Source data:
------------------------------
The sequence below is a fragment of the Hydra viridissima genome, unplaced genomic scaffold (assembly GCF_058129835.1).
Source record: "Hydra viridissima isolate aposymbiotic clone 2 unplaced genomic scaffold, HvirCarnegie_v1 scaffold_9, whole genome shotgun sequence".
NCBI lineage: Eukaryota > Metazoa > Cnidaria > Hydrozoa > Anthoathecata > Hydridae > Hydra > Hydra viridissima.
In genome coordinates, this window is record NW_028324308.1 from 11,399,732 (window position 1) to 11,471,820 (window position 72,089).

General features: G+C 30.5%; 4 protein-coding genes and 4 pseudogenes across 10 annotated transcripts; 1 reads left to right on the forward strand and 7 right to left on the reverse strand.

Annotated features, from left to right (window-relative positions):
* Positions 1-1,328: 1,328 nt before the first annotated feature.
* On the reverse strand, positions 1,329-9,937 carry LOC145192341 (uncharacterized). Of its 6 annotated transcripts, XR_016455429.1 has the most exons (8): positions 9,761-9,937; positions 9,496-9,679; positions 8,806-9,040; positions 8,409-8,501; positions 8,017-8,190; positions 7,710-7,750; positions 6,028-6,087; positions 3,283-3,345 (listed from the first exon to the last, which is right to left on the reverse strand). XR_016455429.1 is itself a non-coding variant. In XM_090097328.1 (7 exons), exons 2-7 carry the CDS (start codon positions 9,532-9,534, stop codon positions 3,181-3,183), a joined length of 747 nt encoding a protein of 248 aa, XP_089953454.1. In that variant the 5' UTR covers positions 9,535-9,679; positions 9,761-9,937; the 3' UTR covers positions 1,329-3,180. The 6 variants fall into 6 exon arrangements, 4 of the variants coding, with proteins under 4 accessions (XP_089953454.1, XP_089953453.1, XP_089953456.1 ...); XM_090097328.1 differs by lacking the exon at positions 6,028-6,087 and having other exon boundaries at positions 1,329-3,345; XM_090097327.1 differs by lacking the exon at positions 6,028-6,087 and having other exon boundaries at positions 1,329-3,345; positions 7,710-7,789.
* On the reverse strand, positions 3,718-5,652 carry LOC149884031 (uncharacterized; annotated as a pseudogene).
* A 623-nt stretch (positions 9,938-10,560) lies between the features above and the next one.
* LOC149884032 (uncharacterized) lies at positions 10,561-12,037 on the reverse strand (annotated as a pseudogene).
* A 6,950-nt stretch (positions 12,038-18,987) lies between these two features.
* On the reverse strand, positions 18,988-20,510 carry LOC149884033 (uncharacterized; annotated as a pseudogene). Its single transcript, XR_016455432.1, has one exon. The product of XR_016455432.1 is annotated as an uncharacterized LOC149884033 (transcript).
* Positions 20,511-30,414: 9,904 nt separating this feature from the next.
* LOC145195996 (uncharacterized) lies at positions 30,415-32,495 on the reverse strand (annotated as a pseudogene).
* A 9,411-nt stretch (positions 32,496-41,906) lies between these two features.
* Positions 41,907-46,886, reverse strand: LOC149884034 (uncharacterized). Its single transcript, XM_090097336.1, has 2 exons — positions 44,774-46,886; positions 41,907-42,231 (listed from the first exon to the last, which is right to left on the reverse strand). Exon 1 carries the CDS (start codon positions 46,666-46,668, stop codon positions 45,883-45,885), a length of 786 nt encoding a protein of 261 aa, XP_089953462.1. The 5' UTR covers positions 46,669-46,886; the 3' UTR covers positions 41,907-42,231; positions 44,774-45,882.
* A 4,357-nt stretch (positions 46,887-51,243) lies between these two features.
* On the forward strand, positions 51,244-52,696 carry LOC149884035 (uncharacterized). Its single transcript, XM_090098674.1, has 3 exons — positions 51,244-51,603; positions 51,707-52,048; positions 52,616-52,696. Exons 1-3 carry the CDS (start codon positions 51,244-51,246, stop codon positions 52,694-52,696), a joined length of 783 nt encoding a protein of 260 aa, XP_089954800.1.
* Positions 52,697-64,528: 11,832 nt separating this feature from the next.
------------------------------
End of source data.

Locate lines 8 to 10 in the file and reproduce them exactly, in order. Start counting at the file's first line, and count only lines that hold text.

* On the reverse strand, positions 1,329-9,937 carry LOC145192341 (uncharacterized). Of its 6 annotated transcripts, XR_016455429.1 has the most exons (8): positions 9,761-9,937; positions 9,496-9,679; positions 8,806-9,040; positions 8,409-8,501; positions 8,017-8,190; positions 7,710-7,750; positions 6,028-6,087; positions 3,283-3,345 (listed from the first exon to the last, which is right to left on the reverse strand). XR_016455429.1 is itself a non-coding variant. In XM_090097328.1 (7 exons), exons 2-7 carry the CDS (start codon positions 9,532-9,534, stop codon positions 3,181-3,183), a joined length of 747 nt encoding a protein of 248 aa, XP_089953454.1. In that variant the 5' UTR covers positions 9,535-9,679; positions 9,761-9,937; the 3' UTR covers positions 1,329-3,180. The 6 variants fall into 6 exon arrangements, 4 of the variants coding, with proteins under 4 accessions (XP_089953454.1, XP_089953453.1, XP_089953456.1 ...); XM_090097328.1 differs by lacking the exon at positions 6,028-6,087 and having other exon boundaries at positions 1,329-3,345; XM_090097327.1 differs by lacking the exon at positions 6,028-6,087 and having other exon boundaries at positions 1,329-3,345; positions 7,710-7,789.
* On the reverse strand, positions 3,718-5,652 carry LOC149884031 (uncharacterized; annotated as a pseudogene).
* A 623-nt stretch (positions 9,938-10,560) lies between the features above and the next one.